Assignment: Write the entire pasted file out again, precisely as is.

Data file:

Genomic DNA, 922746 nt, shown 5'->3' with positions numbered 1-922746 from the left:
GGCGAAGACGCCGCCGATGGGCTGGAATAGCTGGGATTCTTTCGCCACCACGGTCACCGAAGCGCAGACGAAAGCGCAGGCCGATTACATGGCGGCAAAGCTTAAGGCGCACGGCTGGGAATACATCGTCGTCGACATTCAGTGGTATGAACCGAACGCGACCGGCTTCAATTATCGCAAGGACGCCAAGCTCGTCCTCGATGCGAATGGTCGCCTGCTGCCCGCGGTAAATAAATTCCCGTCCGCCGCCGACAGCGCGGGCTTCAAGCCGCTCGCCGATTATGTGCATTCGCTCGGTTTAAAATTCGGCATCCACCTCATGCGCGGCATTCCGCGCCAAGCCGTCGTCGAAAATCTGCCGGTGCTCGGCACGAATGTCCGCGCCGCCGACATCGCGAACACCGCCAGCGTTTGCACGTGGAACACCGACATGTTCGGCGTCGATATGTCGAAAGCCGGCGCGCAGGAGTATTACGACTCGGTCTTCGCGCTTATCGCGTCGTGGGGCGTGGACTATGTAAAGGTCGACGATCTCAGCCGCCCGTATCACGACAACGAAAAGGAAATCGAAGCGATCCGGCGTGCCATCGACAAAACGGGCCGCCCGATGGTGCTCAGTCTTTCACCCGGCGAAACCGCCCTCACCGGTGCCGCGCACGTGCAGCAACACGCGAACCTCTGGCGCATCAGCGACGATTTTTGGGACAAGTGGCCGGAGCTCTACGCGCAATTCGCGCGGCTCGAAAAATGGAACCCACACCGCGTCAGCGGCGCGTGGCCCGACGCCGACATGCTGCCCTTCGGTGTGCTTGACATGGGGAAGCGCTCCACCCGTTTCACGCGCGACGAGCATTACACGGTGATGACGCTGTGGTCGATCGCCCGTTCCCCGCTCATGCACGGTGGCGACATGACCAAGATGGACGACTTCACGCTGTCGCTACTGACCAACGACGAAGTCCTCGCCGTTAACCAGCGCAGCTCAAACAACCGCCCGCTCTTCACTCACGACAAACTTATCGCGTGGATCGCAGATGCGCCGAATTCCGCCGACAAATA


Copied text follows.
Genomic DNA, 922746 nt, shown 5'->3' with positions numbered 1-922746 from the left:
GGCGAAGACGCCGCCGATGGGCTGGAATAGCTGGGATTCTTTCGCCACCACGGTCACCGAAGCGCAGACGAAAGCGCAGGCCGATTACATGGCGGCAAAGCTTAAGGCGCACGGCTGGGAATACATCGTCGTCGACATTCAGTGGTATGAACCGAACGCGACCGGCTTCAATTATCGCAAGGACGCCAAGCTCGTCCTCGATGCGAATGGTCGCCTGCTGCCCGCGGTAAATAAATTCCCGTCCGCCGCCGACAGCGCGGGCTTCAAGCCGCTCGCCGATTATGTGCATTCGCTCGGTTTAAAATTCGGCATCCACCTCATGCGCGGCATTCCGCGCCAAGCCGTCGTCGAAAATCTGCCGGTGCTCGGCACGAATGTCCGCGCCGCCGACATCGCGAACACCGCCAGCGTTTGCACGTGGAACACCGACATGTTCGGCGTCGATATGTCGAAAGCCGGCGCGCAGGAGTATTACGACTCGGTCTTCGCGCTTATCGCGTCGTGGGGCGTGGACTATGTAAAGGTCGACGATCTCAGCCGCCCGTATCACGACAACGAAAAGGAAATCGAAGCGATCCGGCGTGCCATCGACAAAACGGGCCGCCCGATGGTGCTCAGTCTTTCACCCGGCGAAACCGCCCTCACCGGTGCCGCGCACGTGCAGCAACACGCGAACCTCTGGCGCATCAGCGACGATTTTTGGGACAAGTGGCCGGAGCTCTACGCGCAATTCGCGCGGCTCGAAAAATGGAACCCACACCGCGTCAGCGGCGCGTGGCCCGACGCCGACATGCTGCCCTTCGGTGTGCTTGACATGGGGAAGCGCTCCACCCGTTTCACGCGCGACGAGCATTACACGGTGATGACGCTGTGGTCGATCGCCCGTTCCCCGCTCATGCACGGTGGCGACATGACCAAGATGGACGACTTCACGCTGTCGCTACTGACCAACGACGAAGTCCTCGCCGTTAACCAGCGCAGCTCAAACAACCGCCCGCTCTTCACTCACGACAAACTTATCGCGTGGATCGCAGATGCGCCGAATTCCGCCGACAAATA